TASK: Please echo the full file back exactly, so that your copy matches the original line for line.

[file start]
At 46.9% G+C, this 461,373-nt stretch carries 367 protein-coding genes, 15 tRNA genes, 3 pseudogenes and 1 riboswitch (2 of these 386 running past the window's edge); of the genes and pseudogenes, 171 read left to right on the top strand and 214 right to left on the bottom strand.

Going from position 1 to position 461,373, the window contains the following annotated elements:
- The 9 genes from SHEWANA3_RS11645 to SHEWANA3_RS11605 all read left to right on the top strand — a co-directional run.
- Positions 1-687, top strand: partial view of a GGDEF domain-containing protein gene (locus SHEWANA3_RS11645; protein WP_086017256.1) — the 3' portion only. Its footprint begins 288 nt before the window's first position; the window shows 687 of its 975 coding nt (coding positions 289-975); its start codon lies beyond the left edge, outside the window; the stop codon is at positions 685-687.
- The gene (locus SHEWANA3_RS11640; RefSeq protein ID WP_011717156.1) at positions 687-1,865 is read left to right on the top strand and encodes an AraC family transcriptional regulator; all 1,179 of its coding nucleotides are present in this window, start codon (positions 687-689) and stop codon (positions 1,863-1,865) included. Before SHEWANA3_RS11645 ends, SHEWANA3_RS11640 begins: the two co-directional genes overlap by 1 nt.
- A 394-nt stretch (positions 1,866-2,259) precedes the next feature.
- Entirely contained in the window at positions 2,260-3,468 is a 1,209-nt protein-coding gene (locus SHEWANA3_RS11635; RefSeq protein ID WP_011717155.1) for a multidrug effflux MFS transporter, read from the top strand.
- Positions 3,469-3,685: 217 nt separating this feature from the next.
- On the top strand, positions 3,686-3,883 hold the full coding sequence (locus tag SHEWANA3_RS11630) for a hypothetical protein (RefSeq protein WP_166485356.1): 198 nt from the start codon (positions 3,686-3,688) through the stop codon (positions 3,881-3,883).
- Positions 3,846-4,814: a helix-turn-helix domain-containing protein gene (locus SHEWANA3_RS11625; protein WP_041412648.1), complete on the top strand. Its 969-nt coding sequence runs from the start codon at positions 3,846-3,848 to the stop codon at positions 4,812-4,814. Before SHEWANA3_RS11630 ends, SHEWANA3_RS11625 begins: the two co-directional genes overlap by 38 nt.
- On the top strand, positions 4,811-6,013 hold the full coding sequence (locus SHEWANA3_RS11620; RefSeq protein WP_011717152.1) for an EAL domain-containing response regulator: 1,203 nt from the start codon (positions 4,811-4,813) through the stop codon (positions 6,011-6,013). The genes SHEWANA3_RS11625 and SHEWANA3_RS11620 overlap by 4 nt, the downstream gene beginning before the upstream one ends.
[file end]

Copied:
At 46.9% G+C, this 461,373-nt stretch carries 367 protein-coding genes, 15 tRNA genes, 3 pseudogenes and 1 riboswitch (2 of these 386 running past the window's edge); of the genes and pseudogenes, 171 read left to right on the top strand and 214 right to left on the bottom strand.

Going from position 1 to position 461,373, the window contains the following annotated elements:
- The 9 genes from SHEWANA3_RS11645 to SHEWANA3_RS11605 all read left to right on the top strand — a co-directional run.
- Positions 1-687, top strand: partial view of a GGDEF domain-containing protein gene (locus SHEWANA3_RS11645; protein WP_086017256.1) — the 3' portion only. Its footprint begins 288 nt before the window's first position; the window shows 687 of its 975 coding nt (coding positions 289-975); its start codon lies beyond the left edge, outside the window; the stop codon is at positions 685-687.
- The gene (locus SHEWANA3_RS11640; RefSeq protein ID WP_011717156.1) at positions 687-1,865 is read left to right on the top strand and encodes an AraC family transcriptional regulator; all 1,179 of its coding nucleotides are present in this window, start codon (positions 687-689) and stop codon (positions 1,863-1,865) included. Before SHEWANA3_RS11645 ends, SHEWANA3_RS11640 begins: the two co-directional genes overlap by 1 nt.
- A 394-nt stretch (positions 1,866-2,259) precedes the next feature.
- Entirely contained in the window at positions 2,260-3,468 is a 1,209-nt protein-coding gene (locus SHEWANA3_RS11635; RefSeq protein ID WP_011717155.1) for a multidrug effflux MFS transporter, read from the top strand.
- Positions 3,469-3,685: 217 nt separating this feature from the next.
- On the top strand, positions 3,686-3,883 hold the full coding sequence (locus tag SHEWANA3_RS11630) for a hypothetical protein (RefSeq protein WP_166485356.1): 198 nt from the start codon (positions 3,686-3,688) through the stop codon (positions 3,881-3,883).
- Positions 3,846-4,814: a helix-turn-helix domain-containing protein gene (locus SHEWANA3_RS11625; protein WP_041412648.1), complete on the top strand. Its 969-nt coding sequence runs from the start codon at positions 3,846-3,848 to the stop codon at positions 4,812-4,814. Before SHEWANA3_RS11630 ends, SHEWANA3_RS11625 begins: the two co-directional genes overlap by 38 nt.
- On the top strand, positions 4,811-6,013 hold the full coding sequence (locus SHEWANA3_RS11620; RefSeq protein WP_011717152.1) for an EAL domain-containing response regulator: 1,203 nt from the start codon (positions 4,811-4,813) through the stop codon (positions 6,011-6,013). The genes SHEWANA3_RS11625 and SHEWANA3_RS11620 overlap by 4 nt, the downstream gene beginning before the upstream one ends.